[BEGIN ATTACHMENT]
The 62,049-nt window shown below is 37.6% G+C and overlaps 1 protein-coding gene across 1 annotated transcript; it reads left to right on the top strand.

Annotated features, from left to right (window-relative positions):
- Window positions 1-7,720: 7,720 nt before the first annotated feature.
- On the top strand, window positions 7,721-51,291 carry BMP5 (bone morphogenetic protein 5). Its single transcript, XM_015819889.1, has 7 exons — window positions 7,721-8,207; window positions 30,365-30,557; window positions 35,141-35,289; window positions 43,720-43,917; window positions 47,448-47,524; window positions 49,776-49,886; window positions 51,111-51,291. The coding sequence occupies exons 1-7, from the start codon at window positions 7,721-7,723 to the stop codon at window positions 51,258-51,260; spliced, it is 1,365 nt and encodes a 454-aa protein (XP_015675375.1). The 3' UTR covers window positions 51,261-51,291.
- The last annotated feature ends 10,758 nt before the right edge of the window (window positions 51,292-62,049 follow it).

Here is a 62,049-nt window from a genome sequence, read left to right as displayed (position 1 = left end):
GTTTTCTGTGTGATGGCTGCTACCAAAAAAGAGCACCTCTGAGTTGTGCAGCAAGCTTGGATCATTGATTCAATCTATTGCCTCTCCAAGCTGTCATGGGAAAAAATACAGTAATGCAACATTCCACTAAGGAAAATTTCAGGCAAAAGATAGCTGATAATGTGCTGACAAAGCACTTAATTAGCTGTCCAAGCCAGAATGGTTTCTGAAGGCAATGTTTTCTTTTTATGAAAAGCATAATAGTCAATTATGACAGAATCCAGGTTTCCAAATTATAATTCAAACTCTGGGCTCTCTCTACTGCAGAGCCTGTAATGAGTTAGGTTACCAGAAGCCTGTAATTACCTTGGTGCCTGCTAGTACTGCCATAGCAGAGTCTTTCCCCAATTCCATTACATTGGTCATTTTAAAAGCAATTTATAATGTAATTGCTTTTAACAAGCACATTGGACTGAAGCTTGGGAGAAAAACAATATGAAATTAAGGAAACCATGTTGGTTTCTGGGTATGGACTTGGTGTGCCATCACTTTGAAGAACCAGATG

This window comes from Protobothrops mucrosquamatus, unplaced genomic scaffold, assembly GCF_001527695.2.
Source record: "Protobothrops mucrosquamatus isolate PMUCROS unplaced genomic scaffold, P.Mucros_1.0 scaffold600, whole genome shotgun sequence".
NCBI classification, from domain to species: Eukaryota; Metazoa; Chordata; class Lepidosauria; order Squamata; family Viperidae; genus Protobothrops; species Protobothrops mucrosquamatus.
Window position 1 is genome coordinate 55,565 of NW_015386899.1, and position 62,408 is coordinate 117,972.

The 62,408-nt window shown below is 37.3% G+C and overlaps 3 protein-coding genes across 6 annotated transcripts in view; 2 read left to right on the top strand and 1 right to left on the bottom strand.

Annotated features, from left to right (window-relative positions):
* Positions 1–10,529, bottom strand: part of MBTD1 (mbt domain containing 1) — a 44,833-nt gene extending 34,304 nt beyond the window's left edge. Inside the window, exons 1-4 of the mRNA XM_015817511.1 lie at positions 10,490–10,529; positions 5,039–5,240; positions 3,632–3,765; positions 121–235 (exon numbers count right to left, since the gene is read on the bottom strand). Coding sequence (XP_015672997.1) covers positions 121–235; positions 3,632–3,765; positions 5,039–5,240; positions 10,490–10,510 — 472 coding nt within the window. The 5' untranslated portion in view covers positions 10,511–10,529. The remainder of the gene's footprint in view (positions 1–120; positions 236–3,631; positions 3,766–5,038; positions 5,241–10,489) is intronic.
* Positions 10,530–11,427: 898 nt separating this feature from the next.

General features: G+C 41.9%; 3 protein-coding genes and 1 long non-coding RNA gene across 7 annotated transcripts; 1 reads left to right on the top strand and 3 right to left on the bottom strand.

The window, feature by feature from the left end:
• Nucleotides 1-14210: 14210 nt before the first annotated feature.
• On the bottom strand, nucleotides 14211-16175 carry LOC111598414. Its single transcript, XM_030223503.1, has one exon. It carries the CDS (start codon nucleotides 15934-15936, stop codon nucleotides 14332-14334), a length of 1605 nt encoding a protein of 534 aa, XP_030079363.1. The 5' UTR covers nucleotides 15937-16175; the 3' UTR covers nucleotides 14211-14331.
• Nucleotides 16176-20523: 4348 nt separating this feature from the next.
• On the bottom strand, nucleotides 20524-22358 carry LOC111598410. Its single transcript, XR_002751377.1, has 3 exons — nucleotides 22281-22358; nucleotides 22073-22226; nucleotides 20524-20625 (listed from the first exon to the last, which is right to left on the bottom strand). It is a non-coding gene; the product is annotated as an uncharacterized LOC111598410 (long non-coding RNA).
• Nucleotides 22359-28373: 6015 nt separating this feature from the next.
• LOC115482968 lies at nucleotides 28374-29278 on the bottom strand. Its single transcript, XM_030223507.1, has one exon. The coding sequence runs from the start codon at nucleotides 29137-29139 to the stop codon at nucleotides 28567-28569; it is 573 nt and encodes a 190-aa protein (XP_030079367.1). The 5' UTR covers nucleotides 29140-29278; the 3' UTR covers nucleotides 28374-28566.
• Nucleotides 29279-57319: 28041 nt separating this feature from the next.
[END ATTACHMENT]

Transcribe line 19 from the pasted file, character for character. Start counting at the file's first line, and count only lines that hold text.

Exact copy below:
• On the bottom strand, nucleotides 14211-16175 carry LOC111598414. Its single transcript, XM_030223503.1, has one exon. It carries the CDS (start codon nucleotides 15934-15936, stop codon nucleotides 14332-14334), a length of 1605 nt encoding a protein of 534 aa, XP_030079363.1. The 5' UTR covers nucleotides 15937-16175; the 3' UTR covers nucleotides 14211-14331.